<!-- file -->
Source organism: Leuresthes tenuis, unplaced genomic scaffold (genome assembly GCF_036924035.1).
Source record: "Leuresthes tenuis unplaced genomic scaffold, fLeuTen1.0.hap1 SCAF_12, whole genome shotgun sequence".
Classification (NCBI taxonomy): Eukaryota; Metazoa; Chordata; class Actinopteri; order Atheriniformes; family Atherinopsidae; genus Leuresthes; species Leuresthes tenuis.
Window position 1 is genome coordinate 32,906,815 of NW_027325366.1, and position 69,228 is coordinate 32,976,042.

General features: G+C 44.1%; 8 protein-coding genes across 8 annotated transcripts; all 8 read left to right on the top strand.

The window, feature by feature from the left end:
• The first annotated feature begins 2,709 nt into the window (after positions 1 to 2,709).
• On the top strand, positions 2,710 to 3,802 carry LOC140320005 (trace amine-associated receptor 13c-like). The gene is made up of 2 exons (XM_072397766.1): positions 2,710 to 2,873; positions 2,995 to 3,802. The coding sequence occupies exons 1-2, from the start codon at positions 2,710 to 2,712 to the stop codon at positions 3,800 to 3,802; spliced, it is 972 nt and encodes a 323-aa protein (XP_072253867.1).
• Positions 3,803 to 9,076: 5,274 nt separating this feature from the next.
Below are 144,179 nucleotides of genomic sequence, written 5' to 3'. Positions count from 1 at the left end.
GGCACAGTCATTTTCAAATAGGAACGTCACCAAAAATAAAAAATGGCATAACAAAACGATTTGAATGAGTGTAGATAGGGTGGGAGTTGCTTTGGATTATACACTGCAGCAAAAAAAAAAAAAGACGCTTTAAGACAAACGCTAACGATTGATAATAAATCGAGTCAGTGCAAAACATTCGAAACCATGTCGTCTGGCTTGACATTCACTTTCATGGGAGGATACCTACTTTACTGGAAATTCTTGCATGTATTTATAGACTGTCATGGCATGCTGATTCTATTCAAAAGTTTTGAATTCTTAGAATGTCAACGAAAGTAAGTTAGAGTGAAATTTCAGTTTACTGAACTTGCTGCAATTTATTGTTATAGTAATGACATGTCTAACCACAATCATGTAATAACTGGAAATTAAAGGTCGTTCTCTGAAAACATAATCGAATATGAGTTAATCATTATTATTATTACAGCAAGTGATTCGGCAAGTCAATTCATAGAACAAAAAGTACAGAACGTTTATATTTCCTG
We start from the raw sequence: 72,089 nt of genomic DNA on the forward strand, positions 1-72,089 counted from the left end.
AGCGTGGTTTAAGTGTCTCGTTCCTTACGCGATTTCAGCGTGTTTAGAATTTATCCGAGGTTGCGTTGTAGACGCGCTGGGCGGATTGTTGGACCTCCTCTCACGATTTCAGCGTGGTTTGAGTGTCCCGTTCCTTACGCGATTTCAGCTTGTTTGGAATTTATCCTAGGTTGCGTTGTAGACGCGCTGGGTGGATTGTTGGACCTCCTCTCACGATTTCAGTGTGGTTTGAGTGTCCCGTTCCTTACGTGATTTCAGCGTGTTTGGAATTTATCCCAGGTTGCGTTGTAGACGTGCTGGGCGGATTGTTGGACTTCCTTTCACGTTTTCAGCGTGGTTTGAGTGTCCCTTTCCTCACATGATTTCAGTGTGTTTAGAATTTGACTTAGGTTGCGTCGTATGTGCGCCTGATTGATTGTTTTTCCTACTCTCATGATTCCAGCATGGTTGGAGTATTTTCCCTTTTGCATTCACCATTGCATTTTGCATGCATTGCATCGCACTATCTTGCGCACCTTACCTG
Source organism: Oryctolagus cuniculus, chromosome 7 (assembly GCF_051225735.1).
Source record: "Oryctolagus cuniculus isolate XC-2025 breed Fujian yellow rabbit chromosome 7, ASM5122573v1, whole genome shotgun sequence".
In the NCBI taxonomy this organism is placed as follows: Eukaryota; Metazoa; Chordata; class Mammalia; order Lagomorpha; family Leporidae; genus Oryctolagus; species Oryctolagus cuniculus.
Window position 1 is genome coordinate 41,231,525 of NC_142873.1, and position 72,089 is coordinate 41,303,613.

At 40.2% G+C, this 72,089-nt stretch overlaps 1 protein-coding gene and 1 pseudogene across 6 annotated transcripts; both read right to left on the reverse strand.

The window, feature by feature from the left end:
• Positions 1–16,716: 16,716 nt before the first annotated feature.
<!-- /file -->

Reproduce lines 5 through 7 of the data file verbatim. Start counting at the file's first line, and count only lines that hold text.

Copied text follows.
General features: G+C 44.1%; 8 protein-coding genes across 8 annotated transcripts; all 8 read left to right on the top strand.

The window, feature by feature from the left end:
• The first annotated feature begins 2,709 nt into the window (after positions 1 to 2,709).